Just ask Jaamal Berry.
A year ago, the four-star running back prospect from Miami went from possible contributor to an Ohio State team that ended up winning the Rose Bowl to an injury casualty.
Now healthy, his goal is to return kicks, take whatever carries he can earn and contribute to another squad with lofty goals.
"I'm just going to try my best to fit and try to make plays," he said. "I just want to go out there and ball out, basically. I don't want to set any goals or anything, I just want to show everyone what I can do on the field."
Those abilities have rarely been questioned. Scout named the Palmetto High School product its No. 8-ranked running back in the class of 2009, and speculation said Berry would get a chance to see the field as the No. 3 running back behind Brandon Saine and Dan Herron.
Instead, Berry was limited during fall camp because of a hamstring injury that lingered into the season, and fellow freshman Jordan Hall became the third tailback. Head coach Jim Tressel said as late as the end of October that Berry could play if necessary as injury knocks sidelined the top two rushers at one point or another, but he ended up taking a redshirt instead.
That was tough on the 5-10, 200-pounder who ran for 1,033 yards and 14 touchdowns as a prep junior in 2007 before battling a wrist injury his senior year.
"Last year was pretty tough, that nagging hamstring injury," he said. "No one likes to be injured, and I wanted to play so bad. But it wasn't under my will. Now, since I'm 100 percent ready to go, I just can't wait to get on the field."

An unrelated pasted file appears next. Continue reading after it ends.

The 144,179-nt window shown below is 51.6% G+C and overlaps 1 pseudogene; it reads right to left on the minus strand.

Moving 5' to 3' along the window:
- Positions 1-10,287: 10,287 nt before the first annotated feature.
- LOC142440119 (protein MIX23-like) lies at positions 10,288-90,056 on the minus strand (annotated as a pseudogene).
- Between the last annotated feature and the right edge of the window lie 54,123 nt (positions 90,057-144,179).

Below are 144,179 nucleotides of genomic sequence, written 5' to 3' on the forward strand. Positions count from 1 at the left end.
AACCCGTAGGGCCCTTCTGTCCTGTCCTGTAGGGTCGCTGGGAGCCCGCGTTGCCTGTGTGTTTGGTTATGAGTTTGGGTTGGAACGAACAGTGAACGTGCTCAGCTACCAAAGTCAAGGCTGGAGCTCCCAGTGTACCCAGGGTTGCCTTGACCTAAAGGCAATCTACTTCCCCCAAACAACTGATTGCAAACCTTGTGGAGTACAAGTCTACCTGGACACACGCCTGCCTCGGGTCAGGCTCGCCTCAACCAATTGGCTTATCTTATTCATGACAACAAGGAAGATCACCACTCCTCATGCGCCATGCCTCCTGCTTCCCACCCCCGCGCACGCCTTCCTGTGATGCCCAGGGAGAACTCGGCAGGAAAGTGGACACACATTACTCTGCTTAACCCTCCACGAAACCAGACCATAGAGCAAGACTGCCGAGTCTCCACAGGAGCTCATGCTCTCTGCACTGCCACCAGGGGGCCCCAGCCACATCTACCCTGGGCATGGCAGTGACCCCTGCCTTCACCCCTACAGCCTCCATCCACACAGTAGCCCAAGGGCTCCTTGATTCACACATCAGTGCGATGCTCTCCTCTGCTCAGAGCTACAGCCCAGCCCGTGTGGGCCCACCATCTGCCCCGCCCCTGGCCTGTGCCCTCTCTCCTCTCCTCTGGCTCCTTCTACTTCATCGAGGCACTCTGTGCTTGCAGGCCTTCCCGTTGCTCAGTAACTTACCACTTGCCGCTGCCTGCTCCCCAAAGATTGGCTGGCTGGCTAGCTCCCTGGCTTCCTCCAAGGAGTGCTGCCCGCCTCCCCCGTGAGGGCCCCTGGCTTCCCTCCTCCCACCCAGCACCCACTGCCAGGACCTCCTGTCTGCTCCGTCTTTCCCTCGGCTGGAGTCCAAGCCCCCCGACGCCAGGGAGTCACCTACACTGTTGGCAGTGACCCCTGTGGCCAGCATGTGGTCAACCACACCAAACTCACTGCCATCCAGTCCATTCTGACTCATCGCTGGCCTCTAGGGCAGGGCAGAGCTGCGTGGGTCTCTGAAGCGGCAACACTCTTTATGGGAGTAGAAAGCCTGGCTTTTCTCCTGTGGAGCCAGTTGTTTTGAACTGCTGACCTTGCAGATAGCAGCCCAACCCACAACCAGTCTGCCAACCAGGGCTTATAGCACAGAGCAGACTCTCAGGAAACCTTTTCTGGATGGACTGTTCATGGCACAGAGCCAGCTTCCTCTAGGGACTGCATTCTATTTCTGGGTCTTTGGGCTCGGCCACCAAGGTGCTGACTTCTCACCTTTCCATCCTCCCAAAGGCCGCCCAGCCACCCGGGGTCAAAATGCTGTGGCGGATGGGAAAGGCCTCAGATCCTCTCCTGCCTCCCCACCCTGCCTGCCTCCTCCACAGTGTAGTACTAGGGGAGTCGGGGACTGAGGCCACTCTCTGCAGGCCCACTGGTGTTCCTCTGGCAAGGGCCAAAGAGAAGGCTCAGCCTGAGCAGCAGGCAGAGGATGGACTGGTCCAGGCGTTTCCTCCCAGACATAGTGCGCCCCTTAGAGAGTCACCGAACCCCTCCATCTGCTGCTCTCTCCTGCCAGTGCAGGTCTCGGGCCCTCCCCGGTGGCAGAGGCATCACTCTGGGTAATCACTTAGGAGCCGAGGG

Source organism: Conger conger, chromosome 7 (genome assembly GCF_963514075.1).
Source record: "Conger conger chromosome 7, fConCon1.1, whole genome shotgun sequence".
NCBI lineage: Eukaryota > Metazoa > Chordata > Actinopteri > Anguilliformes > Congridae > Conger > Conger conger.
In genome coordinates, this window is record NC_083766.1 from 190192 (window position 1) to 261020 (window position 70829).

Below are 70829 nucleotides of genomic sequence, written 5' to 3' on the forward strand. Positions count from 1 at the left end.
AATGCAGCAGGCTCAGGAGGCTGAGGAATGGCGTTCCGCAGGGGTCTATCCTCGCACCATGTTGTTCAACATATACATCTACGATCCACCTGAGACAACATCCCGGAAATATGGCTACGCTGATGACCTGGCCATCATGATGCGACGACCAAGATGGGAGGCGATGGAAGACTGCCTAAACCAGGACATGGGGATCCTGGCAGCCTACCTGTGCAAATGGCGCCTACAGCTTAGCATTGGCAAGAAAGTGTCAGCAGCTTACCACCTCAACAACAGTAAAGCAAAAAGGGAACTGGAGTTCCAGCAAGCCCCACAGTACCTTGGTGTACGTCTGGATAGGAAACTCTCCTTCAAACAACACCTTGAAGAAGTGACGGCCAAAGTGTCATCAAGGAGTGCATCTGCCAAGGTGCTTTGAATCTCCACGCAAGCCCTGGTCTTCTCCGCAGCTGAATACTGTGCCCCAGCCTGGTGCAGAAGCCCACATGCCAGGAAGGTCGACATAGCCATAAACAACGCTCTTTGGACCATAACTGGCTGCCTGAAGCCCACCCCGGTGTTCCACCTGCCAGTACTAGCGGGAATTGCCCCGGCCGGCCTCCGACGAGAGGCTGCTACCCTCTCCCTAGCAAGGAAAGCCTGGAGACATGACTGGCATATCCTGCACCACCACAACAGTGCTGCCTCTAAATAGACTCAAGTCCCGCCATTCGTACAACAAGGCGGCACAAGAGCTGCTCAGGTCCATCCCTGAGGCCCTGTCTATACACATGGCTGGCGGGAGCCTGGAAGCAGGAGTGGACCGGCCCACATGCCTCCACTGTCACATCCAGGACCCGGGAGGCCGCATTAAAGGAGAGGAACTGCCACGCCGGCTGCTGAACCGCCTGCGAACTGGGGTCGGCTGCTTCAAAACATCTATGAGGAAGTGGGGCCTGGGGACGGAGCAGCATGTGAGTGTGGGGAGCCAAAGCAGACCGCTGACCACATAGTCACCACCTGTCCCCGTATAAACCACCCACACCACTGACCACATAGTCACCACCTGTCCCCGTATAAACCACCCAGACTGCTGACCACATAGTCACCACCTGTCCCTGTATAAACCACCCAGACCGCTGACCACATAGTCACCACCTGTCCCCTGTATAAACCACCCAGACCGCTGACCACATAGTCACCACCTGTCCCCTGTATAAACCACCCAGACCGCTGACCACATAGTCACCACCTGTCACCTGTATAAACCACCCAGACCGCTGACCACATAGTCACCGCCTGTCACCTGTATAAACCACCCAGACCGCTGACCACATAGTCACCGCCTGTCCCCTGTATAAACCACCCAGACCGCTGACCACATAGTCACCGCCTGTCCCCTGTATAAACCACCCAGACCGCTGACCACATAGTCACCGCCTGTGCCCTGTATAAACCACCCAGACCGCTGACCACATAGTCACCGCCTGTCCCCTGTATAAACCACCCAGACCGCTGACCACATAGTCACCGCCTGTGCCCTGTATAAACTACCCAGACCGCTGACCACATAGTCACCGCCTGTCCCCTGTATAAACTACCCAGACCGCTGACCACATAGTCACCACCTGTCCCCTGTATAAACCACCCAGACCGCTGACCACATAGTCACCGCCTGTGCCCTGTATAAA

While the Buckeye head man said late into last year that Berry could have played, his brother, running backs coach Dick Tressel, said at Sunday's media day that he wasn't so sure.
"He didn't have the opportunity to develop enough that you knew what he was going to do to get on the field," the position coach said. "We can't send anybody out there until we know they're going to do what they can do. You don't want to send a guy out in front of 105,000 fans and hi not play like he's capable of playing. That can be a nightmare for everybody."
Now, after seeing Berry perform through spring practices and early into the fall, Tressel said many of those concerns have started to recede. The only question left is consistency.
"We know what he can do," he said. "Now he has to get to the point where we're sure that he will do that. It's sort of a, ‘Put it on tape and show me that you will do it a couple of times in a row so we can send you out very comfortably.' "
According to those in the running backs room, Berry is sort of like a home-run hitter in baseball. He has the power to go long – "He can get to the end zone," Herron noted – but also a penchant for striking out.
Turning a few of those whiffs (negative plays) into singles (positive carries) could be the difference between Berry seeing the field and fighting for more time with the Buckeyes' talented stable of rushers.
"Just pure patience," Tressel said when asked what Berry needs to work on. "Being calm, being patient, not trying to use his explosiveness before it's time to do it. I think that's probably the key."
For his part, Berry said he's taken that message to heart.
"I just have to stay focused, and obviously you have to know the playbook with no missed assignments," he said. "It's just cutting when you need to make that little cut and using your speed when you really need to use it. I can't wait to get on the field and just do all that.
"I'm excited. I had a good offseason workout, I've been training hard, I know the playbook a lot more. I'm just ready to go."